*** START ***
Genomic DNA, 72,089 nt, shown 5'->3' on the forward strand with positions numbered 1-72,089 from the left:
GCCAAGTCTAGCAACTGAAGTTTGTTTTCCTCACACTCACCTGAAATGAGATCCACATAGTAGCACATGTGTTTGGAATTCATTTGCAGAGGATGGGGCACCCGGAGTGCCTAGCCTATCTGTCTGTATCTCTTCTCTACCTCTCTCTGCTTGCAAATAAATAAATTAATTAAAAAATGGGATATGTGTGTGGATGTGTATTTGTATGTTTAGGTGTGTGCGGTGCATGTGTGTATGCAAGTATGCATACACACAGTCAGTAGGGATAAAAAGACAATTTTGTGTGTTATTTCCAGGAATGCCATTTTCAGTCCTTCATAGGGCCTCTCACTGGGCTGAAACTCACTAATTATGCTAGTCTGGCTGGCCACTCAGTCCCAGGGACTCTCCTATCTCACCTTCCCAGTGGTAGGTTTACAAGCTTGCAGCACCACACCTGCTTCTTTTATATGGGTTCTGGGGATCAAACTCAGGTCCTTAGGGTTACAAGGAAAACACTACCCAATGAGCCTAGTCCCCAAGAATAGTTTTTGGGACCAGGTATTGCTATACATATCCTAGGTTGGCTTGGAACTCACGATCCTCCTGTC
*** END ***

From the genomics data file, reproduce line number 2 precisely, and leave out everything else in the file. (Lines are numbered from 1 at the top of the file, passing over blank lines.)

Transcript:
GCCAAGTCTAGCAACTGAAGTTTGTTTTCCTCACACTCACCTGAAATGAGATCCACATAGTAGCACATGTGTTTGGAATTCATTTGCAGAGGATGGGGCACCCGGAGTGCCTAGCCTATCTGTCTGTATCTCTTCTCTACCTCTCTCTGCTTGCAAATAAATAAATTAATTAAAAAATGGGATATGTGTGTGGATGTGTATTTGTATGTTTAGGTGTGTGCGGTGCATGTGTGTATGCAAGTATGCATACACACAGTCAGTAGGGATAAAAAGACAATTTTGTGTGTTATTTCCAGGAATGCCATTTTCAGTCCTTCATAGGGCCTCTCACTGGGCTGAAACTCACTAATTATGCTAGTCTGGCTGGCCACTCAGTCCCAGGGACTCTCCTATCTCACCTTCCCAGTGGTAGGTTTACAAGCTTGCAGCACCACACCTGCTTCTTTTATATGGGTTCTGGGGATCAAACTCAGGTCCTTAGGGTTACAAGGAAAACACTACCCAATGAGCCTAGTCCCCAAGAATAGTTTTTGGGACCAGGTATTGCTATACATATCCTAGGTTGGCTTGGAACTCACGATCCTCCTGTC